Post tonsillectomy hemorrhage: Who needs intervention?

Rajan Arora, Sonal Saraiya, Xun Niu, Ronald L. Thomas, Nirupama Kannikeswaran

Research output: Contribution to journalArticlepeer-review

26 Scopus citations

Abstract

Background: Post-tonsillectomy hemorrhage (PTH) remains a significant complication. There are no guidelines for Pediatric Emergency Department (PED) disposition of children with secondary PTH. Objectives: To describe the incidence, clinical characteristics and interventions required by children presenting to a PED with secondary PTH. To identify patient and clinical characteristics associated with need for operative/inpatient intervention. Methods: Retrospective chart review of healthy children 1-18 years with secondary PTH from 2005 to 2012. Demographics, clinical and oropharynx findings, laboratory data, intervention type and ED disposition were recorded. Results: We encountered 181 children with 193 episodes of PTH. One hundred and twenty one patients were included in the final analysis. Secondary PTH rate was 2.3%. Only a minority of patients were hypotensive (3.3%) or had hemoglobin. < 10. g/dl (9.5%) at presentation. 65.3% Children had positive oropharyngeal exam: clot 39 (49.4%) patients; ooze 17 (21.5%) patients; ooze. +. clot in 5 (6.3%) patients or active bleeder in 18 (22.8%) patients. Eighty seven (71.9%) patients were admitted; 74 (61.1%) patients required active intervention: medical 14.8%, surgical 74.4% or both 10.8%. Thirty seven children needed immediate operative intervention. Only positive oropharyngeal exam and age ≥6 years were significantly associated with need for intervention. None of the patients with a confirmed normal oropharyngeal exam at the initial visit required any intervention either medical or surgical. The rate of return visit for recurrent PTH was found to be similar for both the admitted and the discharged group. No patient returned with a life threatening hemorrhage. Conclusions: Majority of children with secondary PTH were admitted and nearly 3/5th of them required an intervention. Our data suggests that healthy children <6 years with a confirmed normal oropharyngeal exam are less likely to require an intervention and may be candidates for safe discharge from the ED provided reliability of return for recurrence can be assured.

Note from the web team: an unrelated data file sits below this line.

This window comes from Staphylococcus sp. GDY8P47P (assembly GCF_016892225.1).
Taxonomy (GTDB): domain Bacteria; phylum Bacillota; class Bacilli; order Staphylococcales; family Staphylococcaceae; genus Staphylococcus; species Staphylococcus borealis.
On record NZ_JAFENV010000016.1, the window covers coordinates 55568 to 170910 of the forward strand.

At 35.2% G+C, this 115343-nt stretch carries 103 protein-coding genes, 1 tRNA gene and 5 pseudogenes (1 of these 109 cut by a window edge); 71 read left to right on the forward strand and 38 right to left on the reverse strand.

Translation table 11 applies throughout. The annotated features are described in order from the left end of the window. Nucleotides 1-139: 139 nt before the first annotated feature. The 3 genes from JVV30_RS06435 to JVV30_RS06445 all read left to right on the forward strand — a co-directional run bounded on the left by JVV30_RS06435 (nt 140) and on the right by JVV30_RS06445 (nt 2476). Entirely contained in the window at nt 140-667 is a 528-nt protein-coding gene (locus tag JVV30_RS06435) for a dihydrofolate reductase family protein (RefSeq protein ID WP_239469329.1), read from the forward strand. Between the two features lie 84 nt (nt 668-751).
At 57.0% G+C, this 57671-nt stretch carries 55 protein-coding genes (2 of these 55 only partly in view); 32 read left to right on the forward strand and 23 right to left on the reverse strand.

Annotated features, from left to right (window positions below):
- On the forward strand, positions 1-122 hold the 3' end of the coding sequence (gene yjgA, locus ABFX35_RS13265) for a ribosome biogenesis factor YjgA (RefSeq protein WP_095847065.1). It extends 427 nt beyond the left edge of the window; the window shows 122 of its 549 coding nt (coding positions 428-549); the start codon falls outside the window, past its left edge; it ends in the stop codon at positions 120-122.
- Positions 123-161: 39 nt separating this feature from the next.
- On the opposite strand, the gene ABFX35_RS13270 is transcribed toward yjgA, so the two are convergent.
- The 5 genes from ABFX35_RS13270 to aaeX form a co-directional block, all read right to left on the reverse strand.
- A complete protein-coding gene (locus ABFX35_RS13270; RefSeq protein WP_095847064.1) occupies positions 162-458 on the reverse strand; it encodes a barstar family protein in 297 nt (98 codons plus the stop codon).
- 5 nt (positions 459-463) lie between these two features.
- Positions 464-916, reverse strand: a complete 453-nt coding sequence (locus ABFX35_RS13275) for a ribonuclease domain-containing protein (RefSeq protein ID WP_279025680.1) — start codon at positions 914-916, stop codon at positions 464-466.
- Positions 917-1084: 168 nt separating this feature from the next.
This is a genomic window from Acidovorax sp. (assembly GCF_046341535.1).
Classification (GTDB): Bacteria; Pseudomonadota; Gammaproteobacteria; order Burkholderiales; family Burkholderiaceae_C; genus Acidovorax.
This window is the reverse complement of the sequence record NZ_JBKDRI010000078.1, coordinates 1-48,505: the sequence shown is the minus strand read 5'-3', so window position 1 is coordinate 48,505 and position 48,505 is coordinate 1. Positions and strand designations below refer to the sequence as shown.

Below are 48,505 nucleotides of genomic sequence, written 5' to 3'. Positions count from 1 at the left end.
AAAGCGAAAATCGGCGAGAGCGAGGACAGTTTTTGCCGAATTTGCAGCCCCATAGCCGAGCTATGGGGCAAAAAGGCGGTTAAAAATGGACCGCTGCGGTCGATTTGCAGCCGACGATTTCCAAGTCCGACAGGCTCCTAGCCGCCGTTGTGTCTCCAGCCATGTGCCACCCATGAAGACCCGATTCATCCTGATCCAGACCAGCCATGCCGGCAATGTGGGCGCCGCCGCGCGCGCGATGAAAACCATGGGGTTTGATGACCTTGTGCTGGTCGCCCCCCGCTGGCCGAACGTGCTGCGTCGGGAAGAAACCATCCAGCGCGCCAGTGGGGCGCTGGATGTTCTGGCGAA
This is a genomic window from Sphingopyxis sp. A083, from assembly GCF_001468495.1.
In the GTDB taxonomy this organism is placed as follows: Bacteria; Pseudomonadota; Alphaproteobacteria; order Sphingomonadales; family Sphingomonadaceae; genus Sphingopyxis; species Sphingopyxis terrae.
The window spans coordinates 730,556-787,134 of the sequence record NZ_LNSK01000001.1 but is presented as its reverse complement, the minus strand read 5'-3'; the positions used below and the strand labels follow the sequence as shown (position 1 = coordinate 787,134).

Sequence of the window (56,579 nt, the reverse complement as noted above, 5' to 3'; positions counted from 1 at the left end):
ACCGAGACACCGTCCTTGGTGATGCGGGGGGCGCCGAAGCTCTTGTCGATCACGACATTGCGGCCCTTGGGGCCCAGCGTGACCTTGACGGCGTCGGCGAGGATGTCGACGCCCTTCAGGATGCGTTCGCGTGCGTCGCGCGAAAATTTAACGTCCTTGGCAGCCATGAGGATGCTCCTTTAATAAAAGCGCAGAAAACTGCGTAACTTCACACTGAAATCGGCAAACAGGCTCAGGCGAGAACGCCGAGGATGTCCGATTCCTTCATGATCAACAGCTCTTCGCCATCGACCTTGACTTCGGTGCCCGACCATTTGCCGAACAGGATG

Original languageEnglish
Pages (from-to)165-169
Number of pages5
JournalInternational Journal of Pediatric Otorhinolaryngology
Volume79
Issue number2
DOIs
StatePublished - 2015

Keywords

  • Children
  • Disposition
  • Emergency
  • Hemorrhage
  • Intervention
  • Tonsillectomy

Fingerprint

Dive into the research topics of 'Post tonsillectomy hemorrhage: Who needs intervention?'. Together they form a unique fingerprint.

Cite this